While pass through taxation is an advantage, owners of a partnership have unlimited personal liability. In general, each partner in a partnership is jointly liable for the partnership's obligations. Joint liability means that the partners can be sued as a group. Several liability means that the partners are individually liable. In some states, each partner is both jointly and severally liable for the damages resulting from the wrongdoing of other partners, and for the debts and obligations of the partnership.

Three liability rules in a partnership:

  1. Every partner is liable for his or her own actions.
  2. Every partner is liable for the actions of the other partners.
  3. Every partner is liable for the actions of the employees of the business.
In forming a corporation, prospective shareholders exchange money, property, or both, for the
corporation's capital stock. A corporation generally takes the same deductions as a sole proprietor- ship to figure its taxable income. A corporation can also take special deductions. For federal income tax purposes, a C corporation is recognized as a separate taxpaying entity. A corporation conducts business, realizes net income or loss, pays taxes and distributes profits to shareholders.

The profit of a corporation is taxed to the corporation when earned, and then is taxed to the shareholders when distributed as dividends. This creates a double tax. The corporation does
not get a tax deduction when it distributes dividends to shareholders. Shareholders cannot deduct any loss of the corporation.

Corporations that have assets of $10 million or more and file at least 250 returns annually
are required to electronically file their Forms 1120 and 1120S for tax years ending on or after December 31, 2006.

Should a Small Business consider becoming an S Corporation?
     An S Corporation (Small Business Corporation) is a business elected for S Corporation Status through the IRS. This status allows the taxation of the company to be similar to a partnership or sole proprietor as opposed to paying taxes based on a corporate tax structure.

     Reasons to organize as an S Corporation:
  • No Corporate Tax
  • Reduce Taxable Gains
  • Reduce Taxable Gains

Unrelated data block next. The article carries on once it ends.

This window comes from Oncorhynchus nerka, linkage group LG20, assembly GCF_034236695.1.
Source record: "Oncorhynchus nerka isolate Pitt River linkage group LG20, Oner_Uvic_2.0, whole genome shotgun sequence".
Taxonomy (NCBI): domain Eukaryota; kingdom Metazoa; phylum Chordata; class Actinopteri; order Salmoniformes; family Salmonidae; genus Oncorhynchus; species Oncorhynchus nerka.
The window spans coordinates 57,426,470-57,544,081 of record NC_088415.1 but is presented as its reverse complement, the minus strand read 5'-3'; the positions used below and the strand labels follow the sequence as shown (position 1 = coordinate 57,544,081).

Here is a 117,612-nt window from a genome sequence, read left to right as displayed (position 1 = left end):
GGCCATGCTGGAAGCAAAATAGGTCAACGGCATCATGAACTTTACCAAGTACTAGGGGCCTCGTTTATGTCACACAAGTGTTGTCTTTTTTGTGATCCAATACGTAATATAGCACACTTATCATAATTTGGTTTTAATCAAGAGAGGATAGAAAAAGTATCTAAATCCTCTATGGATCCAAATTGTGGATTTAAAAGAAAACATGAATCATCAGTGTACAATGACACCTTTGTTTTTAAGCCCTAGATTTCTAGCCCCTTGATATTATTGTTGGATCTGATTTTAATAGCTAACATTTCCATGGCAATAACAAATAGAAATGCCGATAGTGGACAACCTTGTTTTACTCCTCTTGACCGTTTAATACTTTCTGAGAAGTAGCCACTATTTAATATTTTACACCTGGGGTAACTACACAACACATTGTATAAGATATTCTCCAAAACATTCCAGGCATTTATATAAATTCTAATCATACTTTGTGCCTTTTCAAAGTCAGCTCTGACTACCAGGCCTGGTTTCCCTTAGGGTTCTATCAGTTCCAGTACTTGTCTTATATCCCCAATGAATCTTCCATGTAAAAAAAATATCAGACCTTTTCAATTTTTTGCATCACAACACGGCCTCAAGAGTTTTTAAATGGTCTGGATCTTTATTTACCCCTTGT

• Liability Protection
    Reasons to organize as an S Corporation:
  • One Class of Stock
  • Less Attraction for Outside Investors - pass through tax setup or a limit of 75 shareholders
  • Tax Filing avoids corporate taxes
  • Corporate Meetings required
Limited Liability Company (LLC)
     The limited liability company or LLC is now a very common legal entity used by small business owners.  This type of business entity was specifically created to provide the benefits of the other legal choices (corporations, partnerships) but without the disadvantages of those same entities. This form of business ownership provides a business owner with limiting liability, as in a corporation, while providing more flexibility to run your business and the choice of how to be taxed.

Source -
     A limited liability company is not taxed as a separate entity. In the United States, a limited liability company is often referred to as an LLC — many people incorrectly interpret this acronym to mean limited liability corporation. In the United Kingdom, a limited liability company is marked as Limited or Ltd., in contrast to public companies, which are referred to as a "PLC".

     Once a sole proprietorship has been granted limited liability company status, the owner bears much less responsibility for prosecution and debt issues that the business may undergo. Declaring bankruptcy, for example, can be an enormous headache for a sole proprietorship, incurring serious personal consequences for the owner's credit rating. While bankruptcy is of course never cause for celebration, as a limited liability company, the owner need not worry about his or her personal finances becoming caught up in the business' problems.

     While an LLC is the obvious choice for many business owners, for others it may not be worth it. While the accounting and paperwork involved in creating a limited liability company and handling its taxes are substantially easier to deal with than those of a corporation, they are nonetheless more complex than those of a simple sole proprietorship or partnership.

     The decision to become a limited liability company should be carefully considered and discussed with the business accountant, who is familiar with the tax code and its implications.  An LLC is an option that any sole proprietorship should look into to avoid potential legal or economic problems.

Related wiseGEEK articles:

Recommend Reading:
  1. Park and Recreation owned and operated community rinks
  2. Church Owned and Operated Community Centers
  3. Private Membership Skating Clubs
  4. Privately Owned Rinks Open to Public
  1. Market Analysis Summary
  2. Amenities and Services
  3. Naming Rights
  4. Strategy and Implementation Summary
  5. School and Community Programs & Activities
  6. Charter Schools
  7. Competitive & Recreation Athletes Health & Wellness Services
  8. Management Summary
  9. Job Descriptions
  10. Financial Plan
  11. Ice Rink Executive Summary
  • Historical References:

The following internet links have been gleaned from personal communications
combined with information from public institutions and athletic organizations/
associations that have a web presence with information concerning team and
individual sports programs:

The Ultimate Ice Skating Facility
Planning a New Ice Skating Rink
Summary - Developing New Ice Skating Rinks
Executive Summary
Formulating a Rink Proposal
Feasibility Study
Business Financial Structures
Rink Feasibility Study
Facility Design Issues
Facilities Concerned with Design
Design Principles
Ice Skating Rink Business
PDF  When Bigger is Better
PDF  How An Ice Arena Works